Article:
I had this conversation once, many years ago. I was young, and at the time, ashamed of my own brokenness. With the desperation of someone on the verge of losing it all I wanted to run from those things that made me human. That which made me me. I wanted to put the past in the past and be nothing but positive, too. Spoiler alert: It didn’t work. 

Back then I was too naive, too ignorant, too scared and ashamed to realize that all I’d been through, was really a gift. I didn’t understand that my brokenness was my strength. I didn’t know the simple truth which is: if you say you’re not broken, you’re a liar. Or worse, you’re in denial. And denial always manifests in ugly, ugly ways because no one can run from their brokenness.

We’re all broken. We’re supposed to be. Life is a series of breaks to your soul. Over and over and over again like ocean waves this life, and its heart breaks, break us. Because that’s how it is, and that’s how it will always be; birth, growth, death, rebirth. The more we fight this reality, this cycle of life and living, the more we suffer.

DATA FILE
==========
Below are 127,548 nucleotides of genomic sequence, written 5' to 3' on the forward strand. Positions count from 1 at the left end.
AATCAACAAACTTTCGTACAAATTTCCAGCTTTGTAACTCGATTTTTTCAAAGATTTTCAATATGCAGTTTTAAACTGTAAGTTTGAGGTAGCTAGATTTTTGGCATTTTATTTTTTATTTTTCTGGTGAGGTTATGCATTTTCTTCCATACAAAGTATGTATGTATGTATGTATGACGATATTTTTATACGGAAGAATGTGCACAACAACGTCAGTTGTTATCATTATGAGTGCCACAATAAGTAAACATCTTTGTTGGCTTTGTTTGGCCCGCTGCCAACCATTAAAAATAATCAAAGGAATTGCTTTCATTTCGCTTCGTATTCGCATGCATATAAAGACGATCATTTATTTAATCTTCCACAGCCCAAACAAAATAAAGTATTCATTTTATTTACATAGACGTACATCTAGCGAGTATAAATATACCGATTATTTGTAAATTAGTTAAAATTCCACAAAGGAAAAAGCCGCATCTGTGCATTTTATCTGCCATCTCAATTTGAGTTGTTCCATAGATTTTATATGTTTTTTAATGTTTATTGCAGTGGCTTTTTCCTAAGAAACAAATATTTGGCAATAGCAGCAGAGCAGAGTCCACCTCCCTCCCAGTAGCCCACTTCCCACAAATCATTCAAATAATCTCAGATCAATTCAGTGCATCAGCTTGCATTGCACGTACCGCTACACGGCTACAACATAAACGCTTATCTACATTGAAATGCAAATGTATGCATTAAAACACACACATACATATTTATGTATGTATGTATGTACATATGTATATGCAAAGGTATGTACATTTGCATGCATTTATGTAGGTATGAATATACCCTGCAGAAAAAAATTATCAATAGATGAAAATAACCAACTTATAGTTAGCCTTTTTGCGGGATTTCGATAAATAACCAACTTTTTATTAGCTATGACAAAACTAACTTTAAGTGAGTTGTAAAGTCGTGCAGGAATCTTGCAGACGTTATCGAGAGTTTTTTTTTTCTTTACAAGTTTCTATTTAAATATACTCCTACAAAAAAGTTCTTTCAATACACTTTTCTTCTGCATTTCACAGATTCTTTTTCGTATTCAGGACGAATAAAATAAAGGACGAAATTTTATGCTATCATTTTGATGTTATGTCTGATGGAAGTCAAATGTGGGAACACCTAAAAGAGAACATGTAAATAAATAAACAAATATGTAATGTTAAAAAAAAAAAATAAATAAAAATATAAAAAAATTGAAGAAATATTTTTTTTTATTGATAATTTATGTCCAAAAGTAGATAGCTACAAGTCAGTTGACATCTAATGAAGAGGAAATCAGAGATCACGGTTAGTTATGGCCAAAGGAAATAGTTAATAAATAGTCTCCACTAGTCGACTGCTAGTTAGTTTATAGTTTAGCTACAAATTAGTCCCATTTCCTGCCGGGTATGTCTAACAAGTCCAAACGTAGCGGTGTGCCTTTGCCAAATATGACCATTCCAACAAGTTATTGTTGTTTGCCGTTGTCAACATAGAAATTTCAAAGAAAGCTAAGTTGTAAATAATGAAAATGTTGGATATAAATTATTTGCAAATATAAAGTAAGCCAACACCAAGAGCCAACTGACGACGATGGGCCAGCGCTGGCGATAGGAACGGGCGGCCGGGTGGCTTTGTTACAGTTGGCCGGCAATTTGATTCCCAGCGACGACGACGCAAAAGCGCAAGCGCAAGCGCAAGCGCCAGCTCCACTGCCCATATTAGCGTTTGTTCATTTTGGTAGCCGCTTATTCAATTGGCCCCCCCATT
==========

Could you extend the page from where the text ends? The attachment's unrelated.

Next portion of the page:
So I ask — why hide our brokenness behind fancy curtains, shiny things, and disingenuous status updates? What’s the point? Just SAY IT. 

The poet Rumi wrote, “Suffering is a gift, a hidden mercy.” I believe that. You, nor I, nor our next door neighbor cannot NOT suffer. But where’s the mercy? How are we to find the mercy in all this suffering? Because when you’re truly suffering, all you can think about is sweet, merciful relief.

So where is it? Where’s the mercy hiding, Rumi!? My answer… I don’t think you can find it. I think mercy finds you.

But first, you must submit to the randomness, the chaos, the complete insanity of it all. You accept that you have no control; that your will is not the will that will be done. When you do, mercy finds your sweet, beautiful, broken soul. And when it does, it lifts you up, out of the dirt, brushes you off, shines a light on your path, and keeps you walking.